PH still among fastest in Asia


The country’s local output measured as the growth domestic product (GDP) remained among the fastest in the region, placing third at 6.1 percent in the July-to-September quarter although slightly slower than the previously recorded 6.2 percent in the second quarter.

The slowdown marked a significant change from the 7.2 percent expansion in the same period a year-ago and acknowledged as the direct consequence of above-target inflation for the period.

Socioeconomic Planning Secretary Ernesto Pernia said the third-quarter GDP outcome was a “respectable pace” despite weaker consumption and moderating consumer confidence.

Still, the NEDA chief said, the country’s economic resilience has allowed the $314 billion economy to expand for 14 consecutive quarters in a series.

“Let me say that the Philippine economy growing at least six percent for 14 consecutive quarters suggests that we are now on a higher growth trajectory,” Pernia told reporters, noting the need for more partnerships with the private sector in production capacity expansion and innovative investment programs.

“We are not exactly exuberant about the 6.1 percent growth rate, but still comforted that we remain one of the fastest-growing economies in Asia, next to Vietnam at seven percent, China at 6.5 percent and way ahead of Indonesia at 5.2 percent,” he added.

Data from the Philippine Statistics Authority (PSA) show that among the major economic sectors, services recorded the fastest growth at 6.9 percent, followed by Industry with a growth of 6.2 percent while agriculture, hunting, forestry and fishing (AHFF) exhibited a downtrend by 0.4 percent.

With the GDP disappointing expectations, third-quarter growth averaged 6.3 percent, a slowdown from the previous quarter expansion averaging 6.8 percent.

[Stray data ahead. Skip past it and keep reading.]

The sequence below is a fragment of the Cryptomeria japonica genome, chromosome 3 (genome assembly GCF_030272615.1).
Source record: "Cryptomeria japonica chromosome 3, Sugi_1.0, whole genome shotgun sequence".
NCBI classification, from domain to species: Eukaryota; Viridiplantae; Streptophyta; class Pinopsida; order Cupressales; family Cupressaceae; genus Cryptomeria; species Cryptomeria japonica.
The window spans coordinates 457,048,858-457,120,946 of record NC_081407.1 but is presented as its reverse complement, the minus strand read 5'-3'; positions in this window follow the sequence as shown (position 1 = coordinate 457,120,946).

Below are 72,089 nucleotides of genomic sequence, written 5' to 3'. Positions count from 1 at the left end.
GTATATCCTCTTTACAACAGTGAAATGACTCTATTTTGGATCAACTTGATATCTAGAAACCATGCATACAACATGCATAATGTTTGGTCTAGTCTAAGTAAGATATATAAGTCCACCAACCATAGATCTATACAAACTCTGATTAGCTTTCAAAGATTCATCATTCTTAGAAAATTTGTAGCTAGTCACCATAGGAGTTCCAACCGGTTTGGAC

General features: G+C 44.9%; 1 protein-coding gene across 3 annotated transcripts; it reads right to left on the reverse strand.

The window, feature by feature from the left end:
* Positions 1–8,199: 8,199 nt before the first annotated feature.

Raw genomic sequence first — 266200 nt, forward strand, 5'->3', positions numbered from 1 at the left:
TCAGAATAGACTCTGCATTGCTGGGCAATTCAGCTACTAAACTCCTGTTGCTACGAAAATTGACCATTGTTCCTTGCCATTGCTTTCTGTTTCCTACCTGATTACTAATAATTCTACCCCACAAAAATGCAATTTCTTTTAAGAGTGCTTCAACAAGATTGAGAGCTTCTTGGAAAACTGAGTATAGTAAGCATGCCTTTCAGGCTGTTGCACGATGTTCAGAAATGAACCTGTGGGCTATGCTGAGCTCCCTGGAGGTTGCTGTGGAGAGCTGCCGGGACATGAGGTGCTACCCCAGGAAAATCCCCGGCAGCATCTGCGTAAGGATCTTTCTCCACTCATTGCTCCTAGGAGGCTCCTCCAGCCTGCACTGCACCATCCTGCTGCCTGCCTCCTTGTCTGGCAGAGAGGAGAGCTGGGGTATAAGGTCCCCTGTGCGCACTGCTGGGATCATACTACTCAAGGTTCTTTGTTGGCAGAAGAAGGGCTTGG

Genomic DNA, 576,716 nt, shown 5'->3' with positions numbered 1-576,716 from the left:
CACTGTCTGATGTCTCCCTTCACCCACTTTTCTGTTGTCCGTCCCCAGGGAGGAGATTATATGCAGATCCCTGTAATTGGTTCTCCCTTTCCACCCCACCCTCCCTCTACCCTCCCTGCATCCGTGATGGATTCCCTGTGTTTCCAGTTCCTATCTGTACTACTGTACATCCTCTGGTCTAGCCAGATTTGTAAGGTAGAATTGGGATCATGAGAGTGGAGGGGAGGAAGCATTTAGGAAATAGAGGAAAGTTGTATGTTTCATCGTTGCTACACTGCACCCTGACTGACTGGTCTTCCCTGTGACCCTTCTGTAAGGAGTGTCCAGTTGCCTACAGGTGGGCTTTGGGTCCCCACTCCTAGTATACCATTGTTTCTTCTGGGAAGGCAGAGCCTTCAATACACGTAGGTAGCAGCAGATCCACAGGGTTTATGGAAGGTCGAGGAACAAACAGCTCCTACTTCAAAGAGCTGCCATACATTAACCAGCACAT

Also, Pernia said that with Q3 growth at only 6.1 percent, local output growth in the final quarter this year should not be lower than 7 percent to ensure growth falls within the 6.5 percent to 6.9 percent target range.

Union Bank of the Philippines chief economist Carlo Asuncion said he expected a higher figure than the announced third-quarter growth number given the disbursement of public funds consistent with the Build Build Build initiative.

“I expected a higher growth print given stronger government spending. However, inflation’s impact on consumption was seemingly stronger and agriculture output also took a big hit,” Asuncion said.

Inflation was plotted no higher than 4 percent this year by the economic managers but a confluence of events made worse by mishandled supply-side restraints pushed the rate at which prices change past the roof to 6.7 percent as of October.

Another economist, APAC chief economist at IHS Markit Rajiv Biswas, said weak agricultural output definitely impacted the July-to-September growth print.

“Weak agricultural output also impacted on the third-quarter GDP data due to the impact of Typhoon Ompong, which caused damage to agricultural production and infrastructure estimated at around P35 billion,” Biswas said.

“Philippines GDP growth momentum moderated to 6.1 percent year-over-year in the third quarter 2018, reflecting the impact of rising inflation and BSP (Bangko Sentral ng Pilipinas) monetary policy tightening, which have acted as a drag on household consumption,” he explained.

This relates to the decision to contain inflation by a series of monetary policy adjustments that brought the rate at which the Bangko Sentral ng Pillipinas borrows from or lends to banks higher by a total 150 basis points. The adjustments, while helping limit inflation dragon, made borrowing for consumption or investment purposes a significantly more expensive endeavor that punish everyone regardless of station in life.

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